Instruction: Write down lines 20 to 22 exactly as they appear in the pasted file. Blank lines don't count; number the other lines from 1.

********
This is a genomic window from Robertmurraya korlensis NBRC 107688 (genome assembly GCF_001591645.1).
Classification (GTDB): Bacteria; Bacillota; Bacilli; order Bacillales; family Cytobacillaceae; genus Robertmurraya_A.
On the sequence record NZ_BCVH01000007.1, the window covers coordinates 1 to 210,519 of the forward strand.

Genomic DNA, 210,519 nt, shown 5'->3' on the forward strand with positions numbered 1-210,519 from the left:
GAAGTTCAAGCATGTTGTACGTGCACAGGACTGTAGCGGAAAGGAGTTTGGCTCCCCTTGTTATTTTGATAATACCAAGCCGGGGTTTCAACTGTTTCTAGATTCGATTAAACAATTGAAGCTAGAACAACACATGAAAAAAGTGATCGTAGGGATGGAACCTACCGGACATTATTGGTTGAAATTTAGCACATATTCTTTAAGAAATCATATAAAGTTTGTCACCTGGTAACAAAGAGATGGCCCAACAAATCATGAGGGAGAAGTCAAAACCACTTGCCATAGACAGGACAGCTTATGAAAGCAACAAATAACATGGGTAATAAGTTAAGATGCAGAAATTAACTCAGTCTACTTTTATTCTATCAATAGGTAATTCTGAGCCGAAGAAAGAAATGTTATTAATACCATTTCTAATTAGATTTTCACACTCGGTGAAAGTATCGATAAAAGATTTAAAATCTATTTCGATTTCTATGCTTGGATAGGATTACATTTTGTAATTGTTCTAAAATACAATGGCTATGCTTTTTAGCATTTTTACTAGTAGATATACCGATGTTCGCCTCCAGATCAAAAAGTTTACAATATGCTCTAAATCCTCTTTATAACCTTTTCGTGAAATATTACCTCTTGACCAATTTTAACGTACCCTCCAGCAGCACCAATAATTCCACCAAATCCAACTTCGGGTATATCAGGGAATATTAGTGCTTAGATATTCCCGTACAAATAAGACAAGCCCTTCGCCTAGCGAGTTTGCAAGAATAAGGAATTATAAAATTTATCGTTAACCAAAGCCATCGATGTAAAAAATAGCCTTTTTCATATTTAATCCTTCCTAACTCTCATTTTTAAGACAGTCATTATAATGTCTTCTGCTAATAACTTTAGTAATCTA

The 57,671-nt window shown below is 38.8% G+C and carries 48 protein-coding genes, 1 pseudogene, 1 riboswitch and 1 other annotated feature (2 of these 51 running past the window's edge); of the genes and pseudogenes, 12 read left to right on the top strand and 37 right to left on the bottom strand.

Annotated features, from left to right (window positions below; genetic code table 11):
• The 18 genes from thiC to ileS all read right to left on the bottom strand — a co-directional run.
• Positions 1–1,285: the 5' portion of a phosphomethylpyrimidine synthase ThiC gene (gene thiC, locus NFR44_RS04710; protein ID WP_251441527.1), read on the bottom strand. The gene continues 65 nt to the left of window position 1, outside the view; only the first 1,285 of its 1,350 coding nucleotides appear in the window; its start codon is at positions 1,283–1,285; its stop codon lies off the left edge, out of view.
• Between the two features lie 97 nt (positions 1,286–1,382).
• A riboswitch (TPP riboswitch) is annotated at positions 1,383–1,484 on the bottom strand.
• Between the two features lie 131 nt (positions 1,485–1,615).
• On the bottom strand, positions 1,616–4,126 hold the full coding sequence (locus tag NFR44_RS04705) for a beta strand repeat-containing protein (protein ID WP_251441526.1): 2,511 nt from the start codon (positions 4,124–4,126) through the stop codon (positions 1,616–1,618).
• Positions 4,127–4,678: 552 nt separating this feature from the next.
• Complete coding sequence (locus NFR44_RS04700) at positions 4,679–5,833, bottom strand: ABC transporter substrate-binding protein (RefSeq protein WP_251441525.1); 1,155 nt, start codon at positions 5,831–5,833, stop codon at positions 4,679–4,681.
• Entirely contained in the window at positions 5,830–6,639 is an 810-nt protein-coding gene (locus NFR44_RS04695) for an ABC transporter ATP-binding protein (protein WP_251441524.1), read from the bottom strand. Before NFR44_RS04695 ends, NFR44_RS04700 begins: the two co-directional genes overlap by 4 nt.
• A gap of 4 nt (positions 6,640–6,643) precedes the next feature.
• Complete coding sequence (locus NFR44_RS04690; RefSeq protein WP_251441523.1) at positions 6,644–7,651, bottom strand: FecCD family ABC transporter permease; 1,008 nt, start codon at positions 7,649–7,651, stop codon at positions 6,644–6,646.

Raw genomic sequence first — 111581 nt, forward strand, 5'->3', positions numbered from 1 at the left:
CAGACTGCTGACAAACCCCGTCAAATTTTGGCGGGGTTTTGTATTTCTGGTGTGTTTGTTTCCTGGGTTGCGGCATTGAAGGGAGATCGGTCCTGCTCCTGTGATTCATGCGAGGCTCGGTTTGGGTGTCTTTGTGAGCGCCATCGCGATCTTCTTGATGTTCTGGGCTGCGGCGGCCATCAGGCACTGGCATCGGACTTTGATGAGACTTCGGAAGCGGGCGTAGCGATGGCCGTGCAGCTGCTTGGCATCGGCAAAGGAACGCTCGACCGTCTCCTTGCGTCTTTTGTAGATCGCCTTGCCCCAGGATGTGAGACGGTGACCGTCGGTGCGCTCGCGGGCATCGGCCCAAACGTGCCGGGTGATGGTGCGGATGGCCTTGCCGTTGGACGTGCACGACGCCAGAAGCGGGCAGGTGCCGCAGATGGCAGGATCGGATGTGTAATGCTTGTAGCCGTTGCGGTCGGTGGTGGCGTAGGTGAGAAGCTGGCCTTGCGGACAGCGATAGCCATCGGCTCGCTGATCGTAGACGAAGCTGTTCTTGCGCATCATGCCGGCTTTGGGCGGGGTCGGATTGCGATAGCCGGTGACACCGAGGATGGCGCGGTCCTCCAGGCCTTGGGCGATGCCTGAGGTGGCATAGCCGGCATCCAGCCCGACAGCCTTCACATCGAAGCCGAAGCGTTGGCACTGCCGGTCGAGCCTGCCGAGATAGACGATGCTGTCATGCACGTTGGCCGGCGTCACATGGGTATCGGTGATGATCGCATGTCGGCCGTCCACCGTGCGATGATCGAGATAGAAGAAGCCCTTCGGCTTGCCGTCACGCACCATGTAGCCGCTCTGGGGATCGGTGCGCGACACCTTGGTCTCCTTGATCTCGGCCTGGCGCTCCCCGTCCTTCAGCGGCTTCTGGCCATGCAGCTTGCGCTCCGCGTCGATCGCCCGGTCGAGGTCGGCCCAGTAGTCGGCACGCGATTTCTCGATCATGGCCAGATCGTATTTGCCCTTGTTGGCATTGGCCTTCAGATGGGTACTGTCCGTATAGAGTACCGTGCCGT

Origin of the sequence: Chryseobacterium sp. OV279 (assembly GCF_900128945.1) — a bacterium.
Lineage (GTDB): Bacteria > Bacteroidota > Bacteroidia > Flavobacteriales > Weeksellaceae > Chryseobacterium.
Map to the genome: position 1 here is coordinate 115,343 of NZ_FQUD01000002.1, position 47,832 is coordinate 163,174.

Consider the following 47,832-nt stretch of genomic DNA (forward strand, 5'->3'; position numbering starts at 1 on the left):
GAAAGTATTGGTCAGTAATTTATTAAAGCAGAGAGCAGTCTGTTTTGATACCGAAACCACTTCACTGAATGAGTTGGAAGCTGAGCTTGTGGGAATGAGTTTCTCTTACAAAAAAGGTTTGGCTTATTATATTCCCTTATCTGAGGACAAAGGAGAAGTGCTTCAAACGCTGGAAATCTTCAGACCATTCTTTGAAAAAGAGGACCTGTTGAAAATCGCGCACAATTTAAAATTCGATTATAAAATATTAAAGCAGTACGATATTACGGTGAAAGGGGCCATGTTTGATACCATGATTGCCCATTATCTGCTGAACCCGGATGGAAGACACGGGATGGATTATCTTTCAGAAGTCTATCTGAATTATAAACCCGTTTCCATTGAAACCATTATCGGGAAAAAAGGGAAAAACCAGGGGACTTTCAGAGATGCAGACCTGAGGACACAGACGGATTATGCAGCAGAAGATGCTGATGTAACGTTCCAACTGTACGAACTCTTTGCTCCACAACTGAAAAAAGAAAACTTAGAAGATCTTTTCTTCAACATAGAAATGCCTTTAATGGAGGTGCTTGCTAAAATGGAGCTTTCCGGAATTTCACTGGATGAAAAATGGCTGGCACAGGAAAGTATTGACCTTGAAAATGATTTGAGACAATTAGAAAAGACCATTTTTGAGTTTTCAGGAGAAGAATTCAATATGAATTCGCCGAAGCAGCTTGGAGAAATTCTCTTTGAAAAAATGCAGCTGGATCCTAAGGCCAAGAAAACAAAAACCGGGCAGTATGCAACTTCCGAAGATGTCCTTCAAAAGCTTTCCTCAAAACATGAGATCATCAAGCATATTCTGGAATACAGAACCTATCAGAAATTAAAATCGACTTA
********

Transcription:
CAGACTGCTGACAAACCCCGTCAAATTTTGGCGGGGTTTTGTATTTCTGGTGTGTTTGTTTCCTGGGTTGCGGCATTGAAGGGAGATCGGTCCTGCTCCTGTGATTCATGCGAGGCTCGGTTTGGGTGTCTTTGTGAGCGCCATCGCGATCTTCTTGATGTTCTGGGCTGCGGCGGCCATCAGGCACTGGCATCGGACTTTGATGAGACTTCGGAAGCGGGCGTAGCGATGGCCGTGCAGCTGCTTGGCATCGGCAAAGGAACGCTCGACCGTCTCCTTGCGTCTTTTGTAGATCGCCTTGCCCCAGGATGTGAGACGGTGACCGTCGGTGCGCTCGCGGGCATCGGCCCAAACGTGCCGGGTGATGGTGCGGATGGCCTTGCCGTTGGACGTGCACGACGCCAGAAGCGGGCAGGTGCCGCAGATGGCAGGATCGGATGTGTAATGCTTGTAGCCGTTGCGGTCGGTGGTGGCGTAGGTGAGAAGCTGGCCTTGCGGACAGCGATAGCCATCGGCTCGCTGATCGTAGACGAAGCTGTTCTTGCGCATCATGCCGGCTTTGGGCGGGGTCGGATTGCGATAGCCGGTGACACCGAGGATGGCGCGGTCCTCCAGGCCTTGGGCGATGCCTGAGGTGGCATAGCCGGCATCCAGCCCGACAGCCTTCACATCGAAGCCGAAGCGTTGGCACTGCCGGTCGAGCCTGCCGAGATAGACGATGCTGTCATGCACGTTGGCCGGCGTCACATGGGTATCGGTGATGATCGCATGTCGGCCGTCCACCGTGCGATGATCGAGATAGAAGAAGCCCTTCGGCTTGCCGTCACGCACCATGTAGCCGCTCTGGGGATCGGTGCGCGACACCTTGGTCTCCTTGATCTCGGCCTGGCGCTCCCCGTCCTTCAGCGGCTTCTGGCCATGCAGCTTGCGCTCCGCGTCGATCGCCCGGTCGAGGTCGGCCCAGTAGTCGGCACGCGATTTCTCGATCATGGCCAGATCGTATTTGCCCTTGTTGGCATTGGCCTTCAGATGGGTACTGTCCGTATAGAGTACCGTGCCGT

Origin of the sequence: Chryseobacterium sp. OV279 (assembly GCF_900128945.1) — a bacterium.
Lineage (GTDB): Bacteria > Bacteroidota > Bacteroidia > Flavobacteriales > Weeksellaceae > Chryseobacterium.